Adulting 101

Author: Lisa Henry

Publisher: Riptide Publishing

Rating: 4.5 stars

Buy Links: Riptide and Amazon

Type: Novel

Received from Publisher

 

Blurb: The struggle is real.

Nick Stahlnecker is eighteen and not ready to grow up yet. He has a summer job, a case of existential panic, and a hopeless crush on the unattainable Jai Hazenbrook. Except how do you know that your coworker’s unattainable unless you ask to blow him in the porta-potty?

That’s probably not what Dad meant when he said Nick should act more like an adult.

Twenty-five-year-old Jai is back in his hometown of Franklin, Ohio, just long enough to earn the money to get the hell out again. His long-term goal of seeing more of the world is worth the short-term pain of living in his mother’s basement, but only barely.

Meeting Nick doesn’t fit in with Jai’s plans at all, but, as Jai soon learns, you don’t have to travel halfway around the world to have the adventure of a lifetime.

This is not a summer romance. This is a summer friendship-with-benefits. It’s got pizza with disgusting toppings, Netflix and chill, and accidental exhibitionism. That’s all. There are no feelings here. None. Shut up.

 

Review:  Nick Stahlnecker is smart, but directionless. About to start college, Nick is trying hard to be the kind of person his parents want him to be, but he feels like a kid playing grown-ups. It’s inevitable that he’s going to make an less than mature decision at some point, really. And that decision would be inappropriate shenanigans in the porta-potty with another (seriously hot) employee who’s arse Nick had been admiring for weeks. It also meant that both of them ended up jobless when their boss accidentally walked in on them.

It probably wasn’t one of Jai’s finer decisions when he let himself be persuaded to hook up with Nick at work. At twenty-five, he really should have known better. No job for the summer means no way to fund his travels for the rest of the year, and seeing the world is sure beats staying in Franklin. Jai has spent the last several years working hard for three months of the year so he can backpack around the world for the other nine months, and it’s a life he enjoys.

Nick might have been bored to tears with his job, but he does feel bad that he was also responsible for Jai losing his job. An apology is clearly needed, and if that leads to anything else, even a friendship with benefits, well what’s to complain about that. Having a relationship has never been on Jai’s agenda. Short term romances or hook ups with men and women are all he’s interested in having. After all, he’s travelling around the globe for nine months of the year, so it makes sense to keep things no strings attached. Then he meets Nick, and despite his best efforts it doesn’t take much for the young man to worm his way under Jai’s skin and into his heart.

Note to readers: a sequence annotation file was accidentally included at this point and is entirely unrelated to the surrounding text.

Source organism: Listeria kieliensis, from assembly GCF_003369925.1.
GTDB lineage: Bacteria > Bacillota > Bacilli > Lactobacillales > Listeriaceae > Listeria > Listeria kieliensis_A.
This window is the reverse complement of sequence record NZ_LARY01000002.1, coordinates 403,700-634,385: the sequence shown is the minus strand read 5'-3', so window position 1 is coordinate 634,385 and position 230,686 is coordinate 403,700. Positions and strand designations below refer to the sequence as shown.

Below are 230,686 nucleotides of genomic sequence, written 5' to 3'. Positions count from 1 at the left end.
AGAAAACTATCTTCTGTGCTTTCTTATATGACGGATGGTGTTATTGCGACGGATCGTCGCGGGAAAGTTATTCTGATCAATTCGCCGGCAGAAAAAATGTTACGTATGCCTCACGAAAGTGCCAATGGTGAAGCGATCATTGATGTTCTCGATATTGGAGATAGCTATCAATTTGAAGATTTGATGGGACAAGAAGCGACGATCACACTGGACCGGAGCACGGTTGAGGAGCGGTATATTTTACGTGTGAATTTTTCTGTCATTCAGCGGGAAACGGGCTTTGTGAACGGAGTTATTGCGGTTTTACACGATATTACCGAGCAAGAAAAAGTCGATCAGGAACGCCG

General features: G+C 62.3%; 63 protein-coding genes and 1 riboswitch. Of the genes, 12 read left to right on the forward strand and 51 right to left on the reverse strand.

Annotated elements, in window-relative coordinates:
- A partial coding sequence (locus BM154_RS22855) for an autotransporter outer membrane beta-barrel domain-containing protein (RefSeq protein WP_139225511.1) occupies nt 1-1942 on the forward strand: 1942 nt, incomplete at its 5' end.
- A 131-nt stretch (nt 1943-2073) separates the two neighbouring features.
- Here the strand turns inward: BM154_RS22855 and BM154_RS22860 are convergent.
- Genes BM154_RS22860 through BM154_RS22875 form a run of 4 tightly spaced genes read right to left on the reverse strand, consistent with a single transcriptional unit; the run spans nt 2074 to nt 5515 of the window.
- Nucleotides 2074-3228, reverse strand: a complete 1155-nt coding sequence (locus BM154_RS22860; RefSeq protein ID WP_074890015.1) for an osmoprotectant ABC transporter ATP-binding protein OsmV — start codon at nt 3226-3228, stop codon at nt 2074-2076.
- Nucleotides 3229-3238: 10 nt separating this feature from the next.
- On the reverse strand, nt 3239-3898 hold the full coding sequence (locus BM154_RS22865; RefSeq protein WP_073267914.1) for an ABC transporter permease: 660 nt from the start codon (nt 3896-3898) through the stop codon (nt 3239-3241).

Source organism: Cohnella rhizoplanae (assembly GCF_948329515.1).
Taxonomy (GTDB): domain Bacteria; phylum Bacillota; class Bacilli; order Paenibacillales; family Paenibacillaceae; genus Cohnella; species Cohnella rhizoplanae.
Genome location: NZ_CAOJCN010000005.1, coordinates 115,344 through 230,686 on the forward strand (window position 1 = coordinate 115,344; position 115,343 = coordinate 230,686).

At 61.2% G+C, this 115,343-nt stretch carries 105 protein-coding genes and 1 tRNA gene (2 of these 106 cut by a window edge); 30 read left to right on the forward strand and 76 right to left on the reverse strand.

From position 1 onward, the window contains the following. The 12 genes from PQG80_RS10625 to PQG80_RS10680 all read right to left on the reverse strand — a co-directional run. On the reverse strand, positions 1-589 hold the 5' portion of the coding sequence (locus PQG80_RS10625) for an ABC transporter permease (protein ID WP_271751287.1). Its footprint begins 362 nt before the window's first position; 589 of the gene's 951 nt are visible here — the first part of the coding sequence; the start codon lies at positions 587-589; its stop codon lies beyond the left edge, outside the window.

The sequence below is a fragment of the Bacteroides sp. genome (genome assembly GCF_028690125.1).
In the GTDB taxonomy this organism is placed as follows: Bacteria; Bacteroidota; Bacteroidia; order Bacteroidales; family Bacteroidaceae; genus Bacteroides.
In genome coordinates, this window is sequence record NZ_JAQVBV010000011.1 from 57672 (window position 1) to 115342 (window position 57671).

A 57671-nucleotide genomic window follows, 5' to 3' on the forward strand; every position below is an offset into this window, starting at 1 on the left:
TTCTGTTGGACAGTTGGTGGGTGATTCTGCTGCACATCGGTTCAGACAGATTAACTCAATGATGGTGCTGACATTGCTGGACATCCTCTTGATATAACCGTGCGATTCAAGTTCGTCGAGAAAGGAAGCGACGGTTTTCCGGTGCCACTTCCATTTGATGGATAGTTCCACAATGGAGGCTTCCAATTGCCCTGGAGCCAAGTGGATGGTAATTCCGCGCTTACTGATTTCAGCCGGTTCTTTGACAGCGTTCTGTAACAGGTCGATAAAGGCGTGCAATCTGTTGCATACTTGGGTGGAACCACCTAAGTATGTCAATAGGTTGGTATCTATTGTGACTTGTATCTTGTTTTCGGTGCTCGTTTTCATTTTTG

Adulting 101 is a thoroughly enjoyable story with endearing characters and very little angst. I adored the MCs and loved watching their relationship grow. I loved getting to know both of them and seeing how, despite being opposites in a lot of ways, they actually complimented each other’s personalities. Jai may have been older and more mature, but he didn’t necessarily have all the answers, he’d just worked out what was right for him at that point in his life. Which certainly put him ahead of Nick, who’s really, really not ready to face the future and college and life decisions like what he wants to be when he grows up (because he doesn’t feel grown up at all). It’s Nick’s uncertainty and vulnerability that is truly touching, and something I can so relate to. I mean, I’m in my forties and I still haven’t figured out what I want to be when I grow up!

As much as I loved Nick and Jai, theirs isn’t the only wonderful relationship in this book. The friendship between Nick and Devon, his best friend since they were in third grade, is one of the best friendships I’ve ever read. They are hilarious and sweet and beyond adorable. The author does a fantastic job of giving their friendship enough focus to show how important they are to each other and how big a part of Nick’s life Devon is, without detracting from the romance between Nick and Jai. I also love Jai’s family, and how close they are.

The only thing that didn’t fully work from me with this book was the use of present tense. I found it a little more distancing than I would have liked to feel with this particular story, but it really was a minor niggle in the end and I highly recommend giving the book a try. From the blurb to the last word, the well-balanced humour – there throughout the story, but not dominating it – the incredibly well drawn characters, and the emotional connection I had with them, made for a wonderful read. The ending was perfect – well, apart from the fact that it ended. I’d have happily read about all the adventures these two would manage to get up to together; hopefully uninterrupted by family members or bosses!

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